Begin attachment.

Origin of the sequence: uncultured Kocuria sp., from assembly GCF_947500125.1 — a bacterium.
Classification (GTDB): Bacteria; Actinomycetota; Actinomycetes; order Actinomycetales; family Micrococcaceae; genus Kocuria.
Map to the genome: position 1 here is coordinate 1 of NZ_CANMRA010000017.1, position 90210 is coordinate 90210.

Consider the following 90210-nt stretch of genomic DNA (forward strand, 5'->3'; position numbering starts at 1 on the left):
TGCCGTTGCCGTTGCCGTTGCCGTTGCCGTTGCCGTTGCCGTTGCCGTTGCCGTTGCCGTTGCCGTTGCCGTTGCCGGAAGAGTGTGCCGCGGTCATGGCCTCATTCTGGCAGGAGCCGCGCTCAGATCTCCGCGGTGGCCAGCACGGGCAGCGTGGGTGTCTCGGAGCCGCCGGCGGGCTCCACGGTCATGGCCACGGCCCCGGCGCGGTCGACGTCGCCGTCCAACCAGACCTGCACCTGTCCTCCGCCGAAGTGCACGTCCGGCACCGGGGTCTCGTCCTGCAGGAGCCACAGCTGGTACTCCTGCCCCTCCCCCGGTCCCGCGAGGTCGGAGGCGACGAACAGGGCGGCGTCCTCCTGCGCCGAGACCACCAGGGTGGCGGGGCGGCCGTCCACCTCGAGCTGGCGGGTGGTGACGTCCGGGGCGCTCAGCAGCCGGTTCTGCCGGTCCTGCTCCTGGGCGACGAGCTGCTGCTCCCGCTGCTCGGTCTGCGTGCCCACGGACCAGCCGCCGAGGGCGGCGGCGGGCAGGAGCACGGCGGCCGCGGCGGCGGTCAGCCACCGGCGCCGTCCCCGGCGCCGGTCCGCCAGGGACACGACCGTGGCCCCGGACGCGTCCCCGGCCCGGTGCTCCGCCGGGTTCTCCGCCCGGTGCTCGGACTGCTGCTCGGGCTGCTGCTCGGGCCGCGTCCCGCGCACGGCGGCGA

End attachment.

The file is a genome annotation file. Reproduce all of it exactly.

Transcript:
Origin of the sequence: uncultured Kocuria sp., from assembly GCF_947500125.1 — a bacterium.
Classification (GTDB): Bacteria; Actinomycetota; Actinomycetes; order Actinomycetales; family Micrococcaceae; genus Kocuria.
Map to the genome: position 1 here is coordinate 1 of NZ_CANMRA010000017.1, position 90210 is coordinate 90210.

Consider the following 90210-nt stretch of genomic DNA (forward strand, 5'->3'; position numbering starts at 1 on the left):
TGCCGTTGCCGTTGCCGTTGCCGTTGCCGTTGCCGTTGCCGTTGCCGTTGCCGTTGCCGTTGCCGTTGCCGTTGCCGGAAGAGTGTGCCGCGGTCATGGCCTCATTCTGGCAGGAGCCGCGCTCAGATCTCCGCGGTGGCCAGCACGGGCAGCGTGGGTGTCTCGGAGCCGCCGGCGGGCTCCACGGTCATGGCCACGGCCCCGGCGCGGTCGACGTCGCCGTCCAACCAGACCTGCACCTGTCCTCCGCCGAAGTGCACGTCCGGCACCGGGGTCTCGTCCTGCAGGAGCCACAGCTGGTACTCCTGCCCCTCCCCCGGTCCCGCGAGGTCGGAGGCGACGAACAGGGCGGCGTCCTCCTGCGCCGAGACCACCAGGGTGGCGGGGCGGCCGTCCACCTCGAGCTGGCGGGTGGTGACGTCCGGGGCGCTCAGCAGCCGGTTCTGCCGGTCCTGCTCCTGGGCGACGAGCTGCTGCTCCCGCTGCTCGGTCTGCGTGCCCACGGACCAGCCGCCGAGGGCGGCGGCGGGCAGGAGCACGGCGGCCGCGGCGGCGGTCAGCCACCGGCGCCGTCCCCGGCGCCGGTCCGCCAGGGACACGACCGTGGCCCCGGACGCGTCCCCGGCCCGGTGCTCCGCCGGGTTCTCCGCCCGGTGCTCGGACTGCTGCTCGGGCTGCTGCTCGGGCCGCGTCCCGCGCACGGCGGCGA